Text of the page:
Being a hairdresser has its ups and downs, believe me. When it's good it is very very good, and when it is bad, it is horrid.
For example, a new client comes in with fine limp hair - and not even much of that - and brings a magazine picture with her of a super model sporting gobs of hair coiffed professionally for the photo shoot. I wish I were a miracle worker, but I'm not.
When I first started doing hair I was afraid to tell people the truth: "Your hair will never look like that." I have since discovered if I don't let them know as gently as possible why their hair will never look like that, they think it is my fault.
If you know me at all, you realize that I am capable of accepting responsibility for all the problems in the world: the war in Iraq, 9/11, the potholes up and down Duluth's streets. For too many years I willingly accepted the blame for my clients' fine, limp hair not looking like the photograph they brought in.
I'm often a slow learner and whoppee, after having done hair for ten years, I'm finally getting smarter! If one of my clients asks for something that really would not be good for her face shape, hair type, body type, I have to be honest. I think as women we all sort of wish to be transformed - that old Cinderella complex - but it ain't gonna' happen. It took me fifty years to figure out that I wasn't going to wake up one morning in someone else's body, so maybe I can help you learn that difficult lesson a little earlier
I advertise myself as the Wizard of Wash 'n Wear Hair because my personal philosophy is that life is too short to be spending more than a few minutes each day fixing my hair. But please remember, this is self proclaimed. I am not really a wizard. I believe I am a kind of artist, though, like many hair stylists, and I enjoy designing hair for individuals. I always strive to do my best, but at times a few things can get in my way.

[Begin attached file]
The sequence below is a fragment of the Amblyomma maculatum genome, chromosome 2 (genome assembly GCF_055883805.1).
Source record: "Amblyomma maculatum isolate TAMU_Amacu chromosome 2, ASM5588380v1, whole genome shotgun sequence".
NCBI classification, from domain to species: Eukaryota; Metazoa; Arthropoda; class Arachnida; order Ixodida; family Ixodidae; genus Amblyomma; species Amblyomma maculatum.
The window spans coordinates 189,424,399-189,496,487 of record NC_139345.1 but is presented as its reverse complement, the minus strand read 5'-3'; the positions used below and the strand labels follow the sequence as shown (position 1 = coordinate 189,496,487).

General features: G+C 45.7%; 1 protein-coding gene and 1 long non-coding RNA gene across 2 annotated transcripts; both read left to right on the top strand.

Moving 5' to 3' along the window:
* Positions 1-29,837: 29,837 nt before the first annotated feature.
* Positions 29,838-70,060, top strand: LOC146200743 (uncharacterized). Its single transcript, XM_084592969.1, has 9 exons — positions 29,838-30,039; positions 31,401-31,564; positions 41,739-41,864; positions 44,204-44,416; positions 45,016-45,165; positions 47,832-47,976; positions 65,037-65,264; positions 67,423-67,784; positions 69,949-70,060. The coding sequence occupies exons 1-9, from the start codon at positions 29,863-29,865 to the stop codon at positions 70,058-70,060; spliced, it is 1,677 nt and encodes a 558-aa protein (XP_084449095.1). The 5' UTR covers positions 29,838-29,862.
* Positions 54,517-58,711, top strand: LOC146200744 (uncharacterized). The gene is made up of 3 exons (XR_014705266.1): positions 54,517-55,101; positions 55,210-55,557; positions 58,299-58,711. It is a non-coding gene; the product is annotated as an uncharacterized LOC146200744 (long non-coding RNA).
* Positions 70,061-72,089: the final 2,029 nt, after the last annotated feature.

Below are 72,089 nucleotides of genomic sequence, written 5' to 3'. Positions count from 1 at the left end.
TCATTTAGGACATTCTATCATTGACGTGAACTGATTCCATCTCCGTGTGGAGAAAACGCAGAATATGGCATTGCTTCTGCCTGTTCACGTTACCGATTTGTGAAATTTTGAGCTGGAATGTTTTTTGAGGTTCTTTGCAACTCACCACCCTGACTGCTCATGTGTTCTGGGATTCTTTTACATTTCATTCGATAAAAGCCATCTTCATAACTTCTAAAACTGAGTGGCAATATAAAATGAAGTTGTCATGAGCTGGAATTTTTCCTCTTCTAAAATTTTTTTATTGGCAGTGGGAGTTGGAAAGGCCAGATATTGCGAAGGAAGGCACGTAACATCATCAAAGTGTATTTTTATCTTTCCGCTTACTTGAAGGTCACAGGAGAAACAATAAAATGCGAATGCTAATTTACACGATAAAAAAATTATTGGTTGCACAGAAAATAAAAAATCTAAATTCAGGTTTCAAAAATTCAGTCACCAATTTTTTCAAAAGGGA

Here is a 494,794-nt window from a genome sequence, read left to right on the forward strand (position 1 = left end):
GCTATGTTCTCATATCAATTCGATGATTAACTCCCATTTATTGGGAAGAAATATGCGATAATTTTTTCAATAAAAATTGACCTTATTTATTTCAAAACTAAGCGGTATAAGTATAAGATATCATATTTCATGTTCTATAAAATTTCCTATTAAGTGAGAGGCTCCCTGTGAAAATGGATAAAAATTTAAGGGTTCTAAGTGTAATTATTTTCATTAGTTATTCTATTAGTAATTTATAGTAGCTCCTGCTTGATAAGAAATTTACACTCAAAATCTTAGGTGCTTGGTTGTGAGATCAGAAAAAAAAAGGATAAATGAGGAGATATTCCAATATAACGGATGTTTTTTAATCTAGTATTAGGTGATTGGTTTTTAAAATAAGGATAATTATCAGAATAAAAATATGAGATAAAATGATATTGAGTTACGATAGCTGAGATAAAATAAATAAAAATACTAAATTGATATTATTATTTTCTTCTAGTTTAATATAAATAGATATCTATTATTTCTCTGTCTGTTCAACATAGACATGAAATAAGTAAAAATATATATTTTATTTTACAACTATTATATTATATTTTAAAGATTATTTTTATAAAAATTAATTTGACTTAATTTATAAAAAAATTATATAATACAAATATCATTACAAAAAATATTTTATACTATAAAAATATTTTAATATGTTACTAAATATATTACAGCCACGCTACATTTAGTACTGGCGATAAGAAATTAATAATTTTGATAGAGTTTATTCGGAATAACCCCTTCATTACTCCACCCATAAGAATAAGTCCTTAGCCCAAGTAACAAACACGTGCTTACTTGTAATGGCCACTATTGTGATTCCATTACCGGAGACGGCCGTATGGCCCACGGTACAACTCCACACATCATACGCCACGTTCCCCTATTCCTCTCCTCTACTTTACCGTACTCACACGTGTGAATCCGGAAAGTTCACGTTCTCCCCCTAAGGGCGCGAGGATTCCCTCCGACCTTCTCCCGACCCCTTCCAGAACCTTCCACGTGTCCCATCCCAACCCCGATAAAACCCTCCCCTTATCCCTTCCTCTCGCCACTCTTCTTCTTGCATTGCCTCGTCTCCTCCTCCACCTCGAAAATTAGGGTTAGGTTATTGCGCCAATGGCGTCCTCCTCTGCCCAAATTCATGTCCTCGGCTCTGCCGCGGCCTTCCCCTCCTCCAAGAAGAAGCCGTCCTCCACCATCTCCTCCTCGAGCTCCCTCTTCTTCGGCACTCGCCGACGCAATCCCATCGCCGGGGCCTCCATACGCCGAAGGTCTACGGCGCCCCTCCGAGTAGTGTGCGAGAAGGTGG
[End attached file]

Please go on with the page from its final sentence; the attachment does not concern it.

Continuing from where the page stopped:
Time has become my enemy. I'm not speedy Gonzales and I sometimes forget that I am working and must watch the clock because there are other people coming in after you. When I begin to run behind, I get nervous because I visualize my waiting client is sitting behind that wall becoming angry and irritated - with me! If I am running too far behind, I might get frenzied. This is not good. I make mistakes when I am frenzied because my focus has now changed from you - the person in my chair - to her, the person out there, who I now imagine is really getting ticked!
Perhaps this is not a good thing to admit. But I have learned it is true for me and one reason I am keeping this online diary is so you can know me. If you are in my chair and watch me getting frenzied, please gently remind to calm down. You are my present order of business. Thanks.
But let me tell what makes this profession good for me. Meeting so many wonderful people. There are very few meanies out there, really, and most people enjoy getting their hair done. It's not like the going to the dentist. I end up loving almost everyone I get to know. Hearing their life stories - the good, the bad, and the ugly. Quietly lifting up the needs they talk about to God. And because we have lost the ability to touch one another in our society, I feel privileged to be able to nurture you by working with your hair and to help you feel good about yourself. And you know what? I realize you are a captive audience and I do like to gab, so thank you for listening to me, as well.